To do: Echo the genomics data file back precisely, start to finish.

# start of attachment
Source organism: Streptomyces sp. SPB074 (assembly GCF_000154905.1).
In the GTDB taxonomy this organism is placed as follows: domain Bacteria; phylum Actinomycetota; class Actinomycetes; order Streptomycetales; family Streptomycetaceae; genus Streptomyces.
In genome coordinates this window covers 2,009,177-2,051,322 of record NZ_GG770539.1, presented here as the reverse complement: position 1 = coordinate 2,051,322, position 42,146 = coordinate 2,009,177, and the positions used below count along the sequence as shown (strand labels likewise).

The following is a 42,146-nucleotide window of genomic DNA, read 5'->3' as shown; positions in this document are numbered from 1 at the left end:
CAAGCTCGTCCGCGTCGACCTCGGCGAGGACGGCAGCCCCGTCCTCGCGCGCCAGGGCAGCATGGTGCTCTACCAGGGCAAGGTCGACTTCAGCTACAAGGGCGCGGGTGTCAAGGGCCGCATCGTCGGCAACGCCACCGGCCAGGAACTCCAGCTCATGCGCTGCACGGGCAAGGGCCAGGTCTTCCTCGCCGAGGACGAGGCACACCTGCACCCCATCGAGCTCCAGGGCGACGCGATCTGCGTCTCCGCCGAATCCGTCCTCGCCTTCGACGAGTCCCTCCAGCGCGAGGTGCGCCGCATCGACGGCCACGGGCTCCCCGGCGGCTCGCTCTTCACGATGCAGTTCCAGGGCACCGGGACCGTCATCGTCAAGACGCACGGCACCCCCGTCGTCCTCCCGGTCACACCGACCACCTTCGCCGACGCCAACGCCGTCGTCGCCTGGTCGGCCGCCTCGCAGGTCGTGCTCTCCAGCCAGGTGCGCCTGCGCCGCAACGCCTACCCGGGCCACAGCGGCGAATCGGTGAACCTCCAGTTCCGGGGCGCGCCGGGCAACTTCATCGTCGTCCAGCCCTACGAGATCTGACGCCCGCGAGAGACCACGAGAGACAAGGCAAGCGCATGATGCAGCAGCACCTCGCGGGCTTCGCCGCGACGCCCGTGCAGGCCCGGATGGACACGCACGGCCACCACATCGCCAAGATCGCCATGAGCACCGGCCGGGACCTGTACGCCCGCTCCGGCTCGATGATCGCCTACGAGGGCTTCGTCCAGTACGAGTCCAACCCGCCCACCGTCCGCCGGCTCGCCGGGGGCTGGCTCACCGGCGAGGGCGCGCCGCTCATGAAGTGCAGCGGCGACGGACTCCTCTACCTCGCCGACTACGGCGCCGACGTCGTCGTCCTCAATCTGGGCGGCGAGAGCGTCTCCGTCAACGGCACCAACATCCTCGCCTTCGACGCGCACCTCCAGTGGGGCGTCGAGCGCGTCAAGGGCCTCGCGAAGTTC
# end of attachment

Source organism: Streptomyces sp. SPB074 (assembly GCF_000154905.1).
In the GTDB taxonomy this organism is placed as follows: domain Bacteria; phylum Actinomycetota; class Actinomycetes; order Streptomycetales; family Streptomycetaceae; genus Streptomyces.
In genome coordinates this window covers 2,009,177-2,051,322 of record NZ_GG770539.1, presented here as the reverse complement: position 1 = coordinate 2,051,322, position 42,146 = coordinate 2,009,177, and the positions used below count along the sequence as shown (strand labels likewise).

The following is a 42,146-nucleotide window of genomic DNA, read 5'->3' as shown; positions in this document are numbered from 1 at the left end:
CAAGCTCGTCCGCGTCGACCTCGGCGAGGACGGCAGCCCCGTCCTCGCGCGCCAGGGCAGCATGGTGCTCTACCAGGGCAAGGTCGACTTCAGCTACAAGGGCGCGGGTGTCAAGGGCCGCATCGTCGGCAACGCCACCGGCCAGGAACTCCAGCTCATGCGCTGCACGGGCAAGGGCCAGGTCTTCCTCGCCGAGGACGAGGCACACCTGCACCCCATCGAGCTCCAGGGCGACGCGATCTGCGTCTCCGCCGAATCCGTCCTCGCCTTCGACGAGTCCCTCCAGCGCGAGGTGCGCCGCATCGACGGCCACGGGCTCCCCGGCGGCTCGCTCTTCACGATGCAGTTCCAGGGCACCGGGACCGTCATCGTCAAGACGCACGGCACCCCCGTCGTCCTCCCGGTCACACCGACCACCTTCGCCGACGCCAACGCCGTCGTCGCCTGGTCGGCCGCCTCGCAGGTCGTGCTCTCCAGCCAGGTGCGCCTGCGCCGCAACGCCTACCCGGGCCACAGCGGCGAATCGGTGAACCTCCAGTTCCGGGGCGCGCCGGGCAACTTCATCGTCGTCCAGCCCTACGAGATCTGACGCCCGCGAGAGACCACGAGAGACAAGGCAAGCGCATGATGCAGCAGCACCTCGCGGGCTTCGCCGCGACGCCCGTGCAGGCCCGGATGGACACGCACGGCCACCACATCGCCAAGATCGCCATGAGCACCGGCCGGGACCTGTACGCCCGCTCCGGCTCGATGATCGCCTACGAGGGCTTCGTCCAGTACGAGTCCAACCCGCCCACCGTCCGCCGGCTCGCCGGGGGCTGGCTCACCGGCGAGGGCGCGCCGCTCATGAAGTGCAGCGGCGACGGACTCCTCTACCTCGCCGACTACGGCGCCGACGTCGTCGTCCTCAATCTGGGCGGCGAGAGCGTCTCCGTCAACGGCACCAACATCCTCGCCTTCGACGCGCACCTCCAGTGGGGCGTCGAGCGCGTCAAGGGCCTCGCGAAGTTC